Tune in Tonight: "Wanted: the Perfect Guy"
Precocious adolescents are the best, aren’t they? They’re just so smart and insightful, and they know what’s best for everyone, including their own parents. I wish I could go back in time to meet middle school me, I bet she’d help me get my shit together like no one else could.
Wise-ass kids save the day in Wanted: the Perfect Guy, a 1986 ABC Afterschool Special notable mostly because it starred a pubescent Ben Affleck, in one of his first acting roles. Affleck plays Danny, who, in lieu of having any suitable hobbies, takes a disturbing interest in his mother’s love life.
After his mother (Madeline Kahn, maybe kinda slumming here) declares that she is done with dating, 13 year-old Danny, aghast at such a notion, completely defies her wishes and sets out to find her a man. With the help of his best pal, Melanie (Pam Potillo), first he answers a series of personal ads, posing as his mother, but when he finds all of the potential matches to be duds, decides to submit his own ad instead.
In the midst of all this, Danny ponders the sad state of adult romance, lamenting how lonely and desperate someone must be to post a personals ad (this kid’s mind is gonna be blown straight to Mars and back in about fifteen years). Though the show would have ended in ten minutes if Danny had simply suggested the idea of placing a personals ad to his mother, then left it alone if she said no, it would have certainly saved the absurd amount of hassle he and Melanie go through. Thanks to Danny’s refusal to respect that his mother knows what she does and doesn’t want, they’re forced to lie, spy on people, scramble around to hide the huge response their ad got, and answer calls and letters while pretending to be an adult woman.
Oh, and let’s not forget meeting strange men alone in a park, specifically Peter (Keith Szarabajka), a would-be suitor whom Danny and Melanie immediately deem to be cool, for no discernible reason other than he’s wearing one of those silk button-down dress shirts that were all the rage in the late 80s. Peter is curiously unruffled that a teenage boy shows up for a “date” with him instead of a 35 year-old woman, and is all too eager to discuss his personal life with Danny. “I’d love to meet your mother, especially if she’s anything like you,” Peter says, in a particularly hair-raising moment.
Although that should ring enough alarms to make the dead rise, Danny is still convinced that Peter is the titular perfect guy for his mother. However, when she finds out about what’s been going on behind her back, she’s understandably angry at Danny and refuses to go on the date. Though when next we see Danny’s mother she should be looking through military school brochures, it seems she’s had a change of heart, and agrees to go out with Peter after all.
Peter and Melanie, who earlier had a fight with Danny that seemingly ended their friendship, show up at Danny’s house at the same time, with Melanie dressed in toned down, yet somehow more revealing clothes than her previously loud, funky wardrobe. Danny’s mother leaves for the date, and is gone not even thirty seconds before she returns to tell him not to wait up for her, complete with a knowing wink. Danny and Melanie, about to embark on their own romance (I guess?), have a good laugh. Alright, Mom’s gettin’ laid to-night! **high five**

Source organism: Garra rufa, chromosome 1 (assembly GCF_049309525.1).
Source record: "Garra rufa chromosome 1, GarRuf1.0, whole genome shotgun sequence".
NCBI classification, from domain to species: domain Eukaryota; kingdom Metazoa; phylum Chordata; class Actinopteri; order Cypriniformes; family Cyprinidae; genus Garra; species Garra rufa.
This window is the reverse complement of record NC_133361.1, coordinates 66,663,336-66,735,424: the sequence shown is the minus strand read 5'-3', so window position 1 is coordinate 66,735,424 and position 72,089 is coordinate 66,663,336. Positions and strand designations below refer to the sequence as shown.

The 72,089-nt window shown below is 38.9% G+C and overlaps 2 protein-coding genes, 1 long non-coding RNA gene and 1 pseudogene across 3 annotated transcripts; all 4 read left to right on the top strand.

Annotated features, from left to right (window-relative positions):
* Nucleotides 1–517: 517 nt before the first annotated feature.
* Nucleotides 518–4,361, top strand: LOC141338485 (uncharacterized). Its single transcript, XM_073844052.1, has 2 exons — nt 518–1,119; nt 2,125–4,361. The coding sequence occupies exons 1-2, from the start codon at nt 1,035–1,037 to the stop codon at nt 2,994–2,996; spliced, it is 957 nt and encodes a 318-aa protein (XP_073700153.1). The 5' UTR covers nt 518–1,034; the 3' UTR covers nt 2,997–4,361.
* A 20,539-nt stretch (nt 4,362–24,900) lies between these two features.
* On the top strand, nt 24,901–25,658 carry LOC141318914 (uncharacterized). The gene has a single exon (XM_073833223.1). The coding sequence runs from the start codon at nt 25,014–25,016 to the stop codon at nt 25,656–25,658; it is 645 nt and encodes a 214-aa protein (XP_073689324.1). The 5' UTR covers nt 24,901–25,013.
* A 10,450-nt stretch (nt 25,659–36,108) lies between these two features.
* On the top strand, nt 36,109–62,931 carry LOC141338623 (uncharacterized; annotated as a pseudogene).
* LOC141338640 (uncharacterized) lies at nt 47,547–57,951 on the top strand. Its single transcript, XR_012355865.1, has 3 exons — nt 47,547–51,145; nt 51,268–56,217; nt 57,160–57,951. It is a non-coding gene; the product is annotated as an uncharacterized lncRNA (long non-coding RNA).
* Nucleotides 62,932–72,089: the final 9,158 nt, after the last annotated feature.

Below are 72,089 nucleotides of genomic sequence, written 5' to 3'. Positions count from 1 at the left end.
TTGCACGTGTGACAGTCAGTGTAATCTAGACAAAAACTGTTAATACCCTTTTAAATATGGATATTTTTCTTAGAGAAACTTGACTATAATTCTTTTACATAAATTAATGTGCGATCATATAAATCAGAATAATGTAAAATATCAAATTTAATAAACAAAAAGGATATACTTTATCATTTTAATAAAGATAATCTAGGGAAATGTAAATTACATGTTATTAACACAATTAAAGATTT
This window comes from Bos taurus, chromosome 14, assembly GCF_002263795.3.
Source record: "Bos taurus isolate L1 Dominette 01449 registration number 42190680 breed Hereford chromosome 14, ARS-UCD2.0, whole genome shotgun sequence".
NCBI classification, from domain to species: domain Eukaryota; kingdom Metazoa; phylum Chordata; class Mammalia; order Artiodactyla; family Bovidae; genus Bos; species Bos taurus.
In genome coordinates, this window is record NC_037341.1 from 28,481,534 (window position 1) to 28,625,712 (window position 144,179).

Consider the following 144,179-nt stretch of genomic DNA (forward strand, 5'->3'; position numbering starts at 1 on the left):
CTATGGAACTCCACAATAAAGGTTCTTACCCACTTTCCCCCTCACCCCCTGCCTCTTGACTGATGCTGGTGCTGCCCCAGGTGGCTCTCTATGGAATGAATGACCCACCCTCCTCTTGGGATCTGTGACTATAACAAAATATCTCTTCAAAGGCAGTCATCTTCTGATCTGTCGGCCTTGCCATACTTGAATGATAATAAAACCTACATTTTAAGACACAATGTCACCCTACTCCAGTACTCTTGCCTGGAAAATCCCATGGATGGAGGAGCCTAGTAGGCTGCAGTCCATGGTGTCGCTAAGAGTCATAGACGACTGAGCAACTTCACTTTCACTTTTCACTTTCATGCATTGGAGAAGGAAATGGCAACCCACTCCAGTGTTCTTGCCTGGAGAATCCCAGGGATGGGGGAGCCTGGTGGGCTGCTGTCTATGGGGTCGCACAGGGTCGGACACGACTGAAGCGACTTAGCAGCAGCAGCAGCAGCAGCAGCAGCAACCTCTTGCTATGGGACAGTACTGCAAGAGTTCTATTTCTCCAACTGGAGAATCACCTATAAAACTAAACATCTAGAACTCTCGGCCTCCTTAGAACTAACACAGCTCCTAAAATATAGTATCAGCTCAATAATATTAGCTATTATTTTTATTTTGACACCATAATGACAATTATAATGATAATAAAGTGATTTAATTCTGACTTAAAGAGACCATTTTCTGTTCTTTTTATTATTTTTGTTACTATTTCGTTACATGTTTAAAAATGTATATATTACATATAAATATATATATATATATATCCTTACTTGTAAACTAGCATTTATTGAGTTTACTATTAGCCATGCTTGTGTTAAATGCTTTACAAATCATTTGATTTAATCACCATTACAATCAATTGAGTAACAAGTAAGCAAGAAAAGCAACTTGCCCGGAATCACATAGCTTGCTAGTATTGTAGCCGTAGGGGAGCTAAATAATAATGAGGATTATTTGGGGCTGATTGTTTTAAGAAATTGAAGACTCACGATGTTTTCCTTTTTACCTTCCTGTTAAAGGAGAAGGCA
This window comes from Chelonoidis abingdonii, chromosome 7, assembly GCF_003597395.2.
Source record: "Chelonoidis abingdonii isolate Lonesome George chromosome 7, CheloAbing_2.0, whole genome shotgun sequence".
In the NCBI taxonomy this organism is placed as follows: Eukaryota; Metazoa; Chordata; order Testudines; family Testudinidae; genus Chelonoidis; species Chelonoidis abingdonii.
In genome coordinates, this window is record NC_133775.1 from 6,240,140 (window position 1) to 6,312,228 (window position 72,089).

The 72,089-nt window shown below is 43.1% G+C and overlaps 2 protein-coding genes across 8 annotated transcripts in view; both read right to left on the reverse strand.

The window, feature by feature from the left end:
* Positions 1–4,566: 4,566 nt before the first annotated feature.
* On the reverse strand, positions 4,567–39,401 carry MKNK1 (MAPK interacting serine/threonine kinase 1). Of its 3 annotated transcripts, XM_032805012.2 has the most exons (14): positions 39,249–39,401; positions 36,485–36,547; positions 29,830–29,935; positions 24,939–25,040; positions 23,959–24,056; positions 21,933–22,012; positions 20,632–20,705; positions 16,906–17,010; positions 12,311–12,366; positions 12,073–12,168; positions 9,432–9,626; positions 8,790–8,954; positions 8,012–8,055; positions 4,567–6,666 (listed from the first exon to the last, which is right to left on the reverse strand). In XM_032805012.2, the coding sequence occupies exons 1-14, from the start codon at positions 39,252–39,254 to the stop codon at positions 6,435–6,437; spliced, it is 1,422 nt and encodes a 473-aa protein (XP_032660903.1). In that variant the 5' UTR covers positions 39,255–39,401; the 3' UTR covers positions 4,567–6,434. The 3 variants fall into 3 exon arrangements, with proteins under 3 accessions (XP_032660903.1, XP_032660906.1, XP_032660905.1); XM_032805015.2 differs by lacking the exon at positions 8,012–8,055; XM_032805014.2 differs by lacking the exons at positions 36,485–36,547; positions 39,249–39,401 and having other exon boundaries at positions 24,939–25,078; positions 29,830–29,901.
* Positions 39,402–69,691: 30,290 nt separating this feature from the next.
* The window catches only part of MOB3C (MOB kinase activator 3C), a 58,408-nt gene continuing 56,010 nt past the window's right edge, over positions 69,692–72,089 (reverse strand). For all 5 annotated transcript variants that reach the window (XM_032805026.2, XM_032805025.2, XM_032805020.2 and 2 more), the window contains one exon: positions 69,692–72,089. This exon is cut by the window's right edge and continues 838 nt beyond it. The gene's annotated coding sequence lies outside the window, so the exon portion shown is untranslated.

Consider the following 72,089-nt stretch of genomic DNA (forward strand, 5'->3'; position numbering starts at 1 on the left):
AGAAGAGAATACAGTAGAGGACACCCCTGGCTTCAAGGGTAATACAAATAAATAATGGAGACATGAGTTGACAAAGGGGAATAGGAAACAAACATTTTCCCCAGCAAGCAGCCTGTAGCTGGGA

Eesh. I don’t think I’ve ever described an Afterschool Special as “off-putting” before, but this is really off-putting. There’s an oddly cruel undercurrent to it, with Danny and Melanie mocking the sad sacks who get stood up under the guise of meeting Danny’s mother for a date, and Danny haranguing his mother into going along with his plan to get her to meet Peter. Also, more than any other show in the series, it tries aggressively to be “hip,” with its artsy downtown Manhattan setting, deafening faux-reggae music playing over nearly every scene, Danny’s “punk” wardrobe (which consists mostly of ripped t-shirts and heavily Dippity-Do’ed hair), and Melanie’s increasingly distracting headwear (in one scene she looks like she’s wearing a pair of underpants on her head). I don’t want my Afterschool Specials to be hip, I want them to be bland and corny and nice. Danny isn’t nice; frankly, he comes off as a pushy, melodramatic little asshole, who is rewarded twofold in the end for his pushy, melodramatic little asshole behavior, and thus will not learn anything valuable from it.
Or maybe it was that super icky ending. I honestly thought that when both Peter and Melanie showed up, it was going to end with the adults and kids going on some sort of Freudian double date, which, no. No. God, no. Or maybe it’s because Melanie, who is black (not that it’s relevant to the plot), in order to win back Danny as a friend (and possibly a boyfriend, I guess?), dresses in a more “feminine” manner, even straightening her hair. It’s all a little weird and unpleasant, and seems to send the unhelpful message of “Don’t worry about what other people think, it’s what you want that matters.”
On the other hand, every scene with Madeline Kahn is a joy, as is everything involving Madeline Kahn, God rest her soul. Her character does deserve love and happiness with the right man, but probably would be better off finding it on her own, rather than through her obnoxious son.
Original airdate: October 1, 1986